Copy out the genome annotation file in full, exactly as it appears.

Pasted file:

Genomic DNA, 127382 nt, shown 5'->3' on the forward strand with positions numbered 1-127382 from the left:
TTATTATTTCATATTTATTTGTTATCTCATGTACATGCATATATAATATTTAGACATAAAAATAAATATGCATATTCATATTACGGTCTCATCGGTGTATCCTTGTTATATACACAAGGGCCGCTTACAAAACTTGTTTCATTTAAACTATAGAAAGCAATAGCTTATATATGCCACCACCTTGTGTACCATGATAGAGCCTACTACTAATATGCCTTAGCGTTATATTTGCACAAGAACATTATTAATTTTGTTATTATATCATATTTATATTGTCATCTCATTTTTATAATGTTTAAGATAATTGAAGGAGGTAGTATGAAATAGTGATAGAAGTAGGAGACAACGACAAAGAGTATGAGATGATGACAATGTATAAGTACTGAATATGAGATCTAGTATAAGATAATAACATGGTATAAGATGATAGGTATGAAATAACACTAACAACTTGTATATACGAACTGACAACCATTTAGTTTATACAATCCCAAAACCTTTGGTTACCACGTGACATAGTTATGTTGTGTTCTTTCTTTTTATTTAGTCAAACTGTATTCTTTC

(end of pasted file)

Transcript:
Genomic DNA, 127382 nt, shown 5'->3' on the forward strand with positions numbered 1-127382 from the left:
TTATTATTTCATATTTATTTGTTATCTCATGTACATGCATATATAATATTTAGACATAAAAATAAATATGCATATTCATATTACGGTCTCATCGGTGTATCCTTGTTATATACACAAGGGCCGCTTACAAAACTTGTTTCATTTAAACTATAGAAAGCAATAGCTTATATATGCCACCACCTTGTGTACCATGATAGAGCCTACTACTAATATGCCTTAGCGTTATATTTGCACAAGAACATTATTAATTTTGTTATTATATCATATTTATATTGTCATCTCATTTTTATAATGTTTAAGATAATTGAAGGAGGTAGTATGAAATAGTGATAGAAGTAGGAGACAACGACAAAGAGTATGAGATGATGACAATGTATAAGTACTGAATATGAGATCTAGTATAAGATAATAACATGGTATAAGATGATAGGTATGAAATAACACTAACAACTTGTATATACGAACTGACAACCATTTAGTTTATACAATCCCAAAACCTTTGGTTACCACGTGACATAGTTATGTTGTGTTCTTTCTTTTTATTTAGTCAAACTGTATTCTTTC